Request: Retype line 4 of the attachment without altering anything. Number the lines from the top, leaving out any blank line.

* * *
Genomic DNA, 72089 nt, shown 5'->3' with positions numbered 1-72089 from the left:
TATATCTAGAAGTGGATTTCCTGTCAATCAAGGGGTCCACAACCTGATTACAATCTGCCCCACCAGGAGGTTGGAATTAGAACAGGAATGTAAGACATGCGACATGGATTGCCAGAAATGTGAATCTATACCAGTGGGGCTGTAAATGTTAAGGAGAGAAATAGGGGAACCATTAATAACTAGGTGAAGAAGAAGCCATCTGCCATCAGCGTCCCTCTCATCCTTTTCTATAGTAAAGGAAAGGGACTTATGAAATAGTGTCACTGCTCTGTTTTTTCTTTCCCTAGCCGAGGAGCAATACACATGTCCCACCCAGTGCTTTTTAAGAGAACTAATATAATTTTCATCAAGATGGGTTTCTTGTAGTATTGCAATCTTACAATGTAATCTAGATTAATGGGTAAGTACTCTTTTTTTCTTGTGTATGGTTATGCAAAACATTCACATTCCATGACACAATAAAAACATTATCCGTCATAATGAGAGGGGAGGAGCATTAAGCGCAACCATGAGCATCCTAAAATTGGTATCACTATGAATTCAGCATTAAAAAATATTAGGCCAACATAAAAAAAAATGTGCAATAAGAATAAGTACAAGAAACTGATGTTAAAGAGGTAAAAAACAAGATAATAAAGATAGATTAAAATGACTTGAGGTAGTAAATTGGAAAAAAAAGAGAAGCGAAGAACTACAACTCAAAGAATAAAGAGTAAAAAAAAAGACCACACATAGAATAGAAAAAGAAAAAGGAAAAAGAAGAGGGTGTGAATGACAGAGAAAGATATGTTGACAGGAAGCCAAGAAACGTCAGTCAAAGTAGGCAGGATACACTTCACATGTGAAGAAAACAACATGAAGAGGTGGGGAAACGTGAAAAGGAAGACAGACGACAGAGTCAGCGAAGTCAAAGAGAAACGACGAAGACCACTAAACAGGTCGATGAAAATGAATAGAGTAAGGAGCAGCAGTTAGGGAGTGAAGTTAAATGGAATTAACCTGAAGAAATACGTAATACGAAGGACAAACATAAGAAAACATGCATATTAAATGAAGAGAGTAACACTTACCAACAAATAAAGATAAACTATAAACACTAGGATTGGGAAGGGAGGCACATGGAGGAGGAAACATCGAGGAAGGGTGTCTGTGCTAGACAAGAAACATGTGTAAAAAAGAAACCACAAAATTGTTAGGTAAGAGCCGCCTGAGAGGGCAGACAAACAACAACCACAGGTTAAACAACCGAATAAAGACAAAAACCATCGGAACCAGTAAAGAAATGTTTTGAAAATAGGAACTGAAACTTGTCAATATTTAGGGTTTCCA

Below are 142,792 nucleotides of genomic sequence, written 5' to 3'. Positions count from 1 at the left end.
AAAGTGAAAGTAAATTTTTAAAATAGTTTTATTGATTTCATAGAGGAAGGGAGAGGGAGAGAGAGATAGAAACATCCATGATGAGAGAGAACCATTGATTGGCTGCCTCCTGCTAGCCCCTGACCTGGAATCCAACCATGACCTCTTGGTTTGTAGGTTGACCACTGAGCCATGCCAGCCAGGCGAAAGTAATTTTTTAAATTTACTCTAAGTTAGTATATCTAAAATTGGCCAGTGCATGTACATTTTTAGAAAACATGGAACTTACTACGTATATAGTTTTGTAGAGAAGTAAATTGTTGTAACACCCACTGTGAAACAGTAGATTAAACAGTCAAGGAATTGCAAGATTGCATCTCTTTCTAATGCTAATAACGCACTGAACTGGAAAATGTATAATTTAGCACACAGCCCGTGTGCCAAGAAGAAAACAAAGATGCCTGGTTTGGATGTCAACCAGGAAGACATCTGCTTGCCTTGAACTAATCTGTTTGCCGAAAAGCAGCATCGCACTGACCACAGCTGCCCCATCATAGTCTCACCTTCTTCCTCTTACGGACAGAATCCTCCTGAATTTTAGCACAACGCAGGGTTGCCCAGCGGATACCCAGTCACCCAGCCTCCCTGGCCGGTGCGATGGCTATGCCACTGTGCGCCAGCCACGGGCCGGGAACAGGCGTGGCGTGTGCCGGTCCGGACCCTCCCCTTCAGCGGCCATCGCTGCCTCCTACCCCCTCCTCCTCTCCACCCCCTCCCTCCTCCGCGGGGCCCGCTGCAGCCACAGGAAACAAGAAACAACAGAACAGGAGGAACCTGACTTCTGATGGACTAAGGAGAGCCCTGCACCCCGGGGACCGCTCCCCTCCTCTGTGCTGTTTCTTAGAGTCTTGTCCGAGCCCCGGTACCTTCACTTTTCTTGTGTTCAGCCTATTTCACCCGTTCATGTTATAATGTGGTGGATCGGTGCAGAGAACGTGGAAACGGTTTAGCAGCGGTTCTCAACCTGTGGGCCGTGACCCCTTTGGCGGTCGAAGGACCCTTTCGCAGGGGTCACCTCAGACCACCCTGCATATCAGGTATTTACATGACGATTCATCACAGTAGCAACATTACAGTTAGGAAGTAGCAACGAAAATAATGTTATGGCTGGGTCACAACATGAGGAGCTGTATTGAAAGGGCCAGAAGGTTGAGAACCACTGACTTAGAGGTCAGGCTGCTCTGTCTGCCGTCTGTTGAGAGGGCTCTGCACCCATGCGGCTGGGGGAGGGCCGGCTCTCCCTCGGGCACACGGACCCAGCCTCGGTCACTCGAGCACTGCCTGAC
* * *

AAAGTGAAAGTAAATTTTTAAAATAGTTTTATTGATTTCATAGAGGAAGGGAGAGGGAGAGAGAGATAGAAACATCCATGATGAGAGAGAACCATTGATTGGCTGCCTCCTGCTAGCCCCTGACCTGGAATCCAACCATGACCTCTTGGTTTGTAGGTTGACCACTGAGCCATGCCAGCCAGGCGAAAGTAATTTTTTAAATTTACTCTAAGTTAGTATATCTAAAATTGGCCAGTGCATGTACATTTTTAGAAAACATGGAACTTACTACGTATATAGTTTTGTAGAGAAGTAAATTGTTGTAACACCCACTGTGAAACAGTAGATTAAACAGTCAAGGAATTGCAAGATTGCATCTCTTTCTAATGCTAATAACGCACTGAACTGGAAAATGTATAATTTAGCACACAGCCCGTGTGCCAAGAAGAAAACAAAGATGCCTGGTTTGGATGTCAACCAGGAAGACATCTGCTTGCCTTGAACTAATCTGTTTGCCGAAAAGCAGCATCGCACTGACCACAGCTGCCCCATCATAGTCTCACCTTCTTCCTCTTACGGACAGAATCCTCCTGAATTTTAGCACAACGCAGGGTTGCCCAGCGGATACCCAGTCACCCAGCCTCCCTGGCCGGTGCGATGGCTATGCCACTGTGCGCCAGCCACGGGCCGGGAACAGGCGTGGCGTGTGCCGGTCCGGACCCTCCCCTTCAGCGGCCATCGCTGCCTCCTACCCCCTCCTCCTCTCCACCCCCTCCCTCCTCCGCGGGGCCCGCTGCAGCCACAGGAAACAAGAAACAACAGAACAGGAGGAACCTGACTTCTGATGGACTAAGGAGAGCCCTGCACCCCGGGGACCGCTCCCCTCCTCTGTGCTGTTTCTTAGAGTCTTGTCCGAGCCCCGGTACCTTCACTTTTCTTGTGTTCAGCCTATTTCACCCGTTCATGTTATAATGTGGTGGATCGGTGCAGAGAACGTGGAAACGGTTTAGCAGCGGTTCTCAACCTGTGGGCCGTGACCCCTTTGGCGGTCGAAGGACCCTTTCGCAGGGGTCACCTCAGACCACCCTGCATATCAGGTATTTACATGACGATTCATCACAGTAGCAACATTACAGTTAGGAAGTAGCAACGAAAATAATGTTATGGCTGGGTCACAACATGAGGAGCTGTATTGAAAGGGCCAGAAGGTTGAGAACCACTGACTTAGAGGTCAGGCTGCTCTGTCTGCCGTCTGTTGAGAGGGCTCTGCACCCATGCGGCTGGGGGAGGGCCGGCTCTCCCTCGGGCACACGGACCCAGCCTCGGTCACTCGAGCACTGCCTGAC